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Review 4: "Yellow Fever in Ghana: Predicting Emergence and Ecology from Historical Outbreaks"

While acknowledging the strengths of the studies, reviewers also offer constructive criticism regarding methodological clarity, data interpretation, and the need for updated references.

Published onMar 23, 2024
Review 4: "Yellow Fever in Ghana: Predicting Emergence and Ecology from Historical Outbreaks"
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key-enterThis Pub is a Review of
Yellow fever in Ghana: Predicting emergence and ecology from historical outbreaks
Yellow fever in Ghana: Predicting emergence and ecology from historical outbreaks

Abstract Understanding the epidemiology and ecology of yellow fever in endemic regions is critical for preventing future outbreaks. Ghana is a high-risk country for yellow fever. In this study we estimate the epidemiology, ecological cycles, and areas at risk for yellow fever in Ghana based on historical outbreaks. We identify 2371 cases and 887 deaths (case fatality rate 37.4%) from yellow fever reported in Ghana from 1910 to 2022. Since implementation of routine childhood vaccination in 1992, the estimated mean annual number of cases decreased by 81% and the geographic distribution of yellow fever cases also changed. While there have been multiple large historical outbreaks of yellow fever in Ghana from the urban cycle, recent outbreaks have originated among unvaccinated nomadic groups in rural areas with the sylvatic/savanna cycles. Using machine learning and an ecological niche modeling framework, we predict areas in Ghana that are similar to where prior yellow fever outbreaks have originated based on temperature, precipitation, landcover, elevation, and human population density. We find differences in predictions depending on the ecological cycles of outbreaks. Ultimately, these findings and methods could be used to inform further subnational risk assessments for yellow fever in Ghana and other high-risk countries.Author Summary Yellow fever is a viral hemorrhagic fever transmitted by mosquitoes in Africa and South America through different ecological transmission cycles. While West Africa has had the most cases of yellow fever, less is known about the epidemiology and ecology of yellow fever among countries in this region. Ghana has had multiple yellow fever outbreaks, including a recent outbreak in 2021-2022. In this study we estimate cases and deaths due to yellow fever in Ghana, compare the ecological cycles of outbreaks, and predict future areas at risk based on prior yellow fever cases and environmental conditions. We find that the populations at risk for yellow fever in Ghana have changed over the past century and that different ecological factors influence the risk of future emergence. Understanding these changes and the nuances of yellow fever epidemiology and ecology within countries will be important for future outbreak preparedness.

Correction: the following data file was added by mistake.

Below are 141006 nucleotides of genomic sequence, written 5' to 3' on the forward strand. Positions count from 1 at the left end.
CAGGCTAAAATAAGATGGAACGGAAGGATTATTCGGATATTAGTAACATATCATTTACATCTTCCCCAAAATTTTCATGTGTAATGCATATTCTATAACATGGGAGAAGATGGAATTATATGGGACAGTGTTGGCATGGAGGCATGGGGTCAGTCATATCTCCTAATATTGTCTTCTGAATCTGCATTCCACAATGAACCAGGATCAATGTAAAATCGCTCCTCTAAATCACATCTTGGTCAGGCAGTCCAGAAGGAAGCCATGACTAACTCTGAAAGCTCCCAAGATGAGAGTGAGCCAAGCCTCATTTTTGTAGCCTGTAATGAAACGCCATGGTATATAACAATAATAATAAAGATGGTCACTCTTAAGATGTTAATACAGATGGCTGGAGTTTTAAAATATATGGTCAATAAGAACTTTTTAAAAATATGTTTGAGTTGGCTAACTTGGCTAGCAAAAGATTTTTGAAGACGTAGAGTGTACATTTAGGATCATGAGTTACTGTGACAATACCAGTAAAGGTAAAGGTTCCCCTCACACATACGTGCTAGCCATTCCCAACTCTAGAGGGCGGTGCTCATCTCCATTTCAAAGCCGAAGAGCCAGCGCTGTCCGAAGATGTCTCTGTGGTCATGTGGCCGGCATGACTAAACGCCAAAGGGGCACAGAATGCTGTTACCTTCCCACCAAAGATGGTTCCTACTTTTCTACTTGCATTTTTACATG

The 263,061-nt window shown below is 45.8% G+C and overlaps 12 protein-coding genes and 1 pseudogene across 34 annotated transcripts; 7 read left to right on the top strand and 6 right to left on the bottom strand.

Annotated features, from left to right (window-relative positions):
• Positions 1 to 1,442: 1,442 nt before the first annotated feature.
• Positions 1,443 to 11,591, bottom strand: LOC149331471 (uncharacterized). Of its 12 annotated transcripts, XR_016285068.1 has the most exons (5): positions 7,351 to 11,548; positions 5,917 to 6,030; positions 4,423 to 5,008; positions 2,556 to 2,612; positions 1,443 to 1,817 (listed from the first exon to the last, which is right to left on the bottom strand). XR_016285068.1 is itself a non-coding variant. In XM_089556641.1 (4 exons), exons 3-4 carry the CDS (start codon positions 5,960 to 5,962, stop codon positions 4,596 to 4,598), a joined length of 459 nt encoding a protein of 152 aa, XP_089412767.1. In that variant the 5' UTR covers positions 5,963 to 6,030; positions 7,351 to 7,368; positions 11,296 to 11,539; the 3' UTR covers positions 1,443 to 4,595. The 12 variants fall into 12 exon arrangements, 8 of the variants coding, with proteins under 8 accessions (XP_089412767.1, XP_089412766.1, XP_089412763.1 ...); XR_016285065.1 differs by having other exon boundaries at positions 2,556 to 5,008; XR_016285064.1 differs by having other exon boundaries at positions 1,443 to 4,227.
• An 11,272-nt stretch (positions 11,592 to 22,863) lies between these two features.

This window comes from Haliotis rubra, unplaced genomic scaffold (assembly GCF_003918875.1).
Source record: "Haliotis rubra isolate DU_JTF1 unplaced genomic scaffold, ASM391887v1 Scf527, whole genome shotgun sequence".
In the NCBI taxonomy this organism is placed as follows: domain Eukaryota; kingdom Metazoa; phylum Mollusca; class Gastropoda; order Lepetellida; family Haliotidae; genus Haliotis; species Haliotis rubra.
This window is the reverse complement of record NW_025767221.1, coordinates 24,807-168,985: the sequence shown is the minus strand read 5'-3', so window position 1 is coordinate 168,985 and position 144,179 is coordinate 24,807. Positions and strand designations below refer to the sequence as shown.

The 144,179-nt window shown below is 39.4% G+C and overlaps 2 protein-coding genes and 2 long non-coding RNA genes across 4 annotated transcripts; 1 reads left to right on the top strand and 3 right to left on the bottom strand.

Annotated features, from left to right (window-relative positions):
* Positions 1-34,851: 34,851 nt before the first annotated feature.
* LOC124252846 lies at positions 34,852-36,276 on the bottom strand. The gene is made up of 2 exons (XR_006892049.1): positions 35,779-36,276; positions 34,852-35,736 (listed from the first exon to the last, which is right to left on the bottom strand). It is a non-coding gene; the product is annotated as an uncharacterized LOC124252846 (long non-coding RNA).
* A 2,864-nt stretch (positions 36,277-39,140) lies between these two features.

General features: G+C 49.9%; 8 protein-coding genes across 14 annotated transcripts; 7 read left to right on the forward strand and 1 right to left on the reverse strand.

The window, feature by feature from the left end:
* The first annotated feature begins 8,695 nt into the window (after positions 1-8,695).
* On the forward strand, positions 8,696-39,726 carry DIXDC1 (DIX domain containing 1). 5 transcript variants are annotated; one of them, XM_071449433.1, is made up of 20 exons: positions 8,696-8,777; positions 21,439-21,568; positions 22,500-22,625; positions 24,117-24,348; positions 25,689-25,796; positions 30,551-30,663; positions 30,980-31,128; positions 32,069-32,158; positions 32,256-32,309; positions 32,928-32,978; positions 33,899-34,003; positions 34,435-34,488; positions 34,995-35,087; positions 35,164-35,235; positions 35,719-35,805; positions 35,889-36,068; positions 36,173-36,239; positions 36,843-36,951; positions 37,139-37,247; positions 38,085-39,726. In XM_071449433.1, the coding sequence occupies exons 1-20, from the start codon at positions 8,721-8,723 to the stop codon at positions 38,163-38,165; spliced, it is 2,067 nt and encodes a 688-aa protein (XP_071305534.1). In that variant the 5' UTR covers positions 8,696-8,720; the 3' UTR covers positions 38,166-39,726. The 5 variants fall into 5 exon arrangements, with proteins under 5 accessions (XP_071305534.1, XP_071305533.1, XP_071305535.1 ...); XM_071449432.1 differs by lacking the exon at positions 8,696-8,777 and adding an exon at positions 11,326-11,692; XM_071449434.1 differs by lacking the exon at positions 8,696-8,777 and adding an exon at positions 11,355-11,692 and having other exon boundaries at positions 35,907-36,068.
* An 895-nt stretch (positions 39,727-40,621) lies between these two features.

RR:C19 Evidence Scale rating by reviewer:

  • Strong. The main study claims are very well-justified by the data and analytic methods used. There is little room for doubt that the study produced has very similar results and conclusions as compared with the hypothetical ideal study. The study’s main claims should be considered conclusive and actionable without reservation.


Review: This preprint can be summarized as: 1. Despite the frequency of cases of yellow fever, there are few studies that evaluate the characteristics of human cases; 2. the dynamic of cases in Ghana have shifted, largely attributed to human decisions based on vaccination adherence; 3. Habitat suitability models of DF are strongly predicted, but need to be further assessed to include a lot of other important information pertaining to the sylvatic and savannah cycles.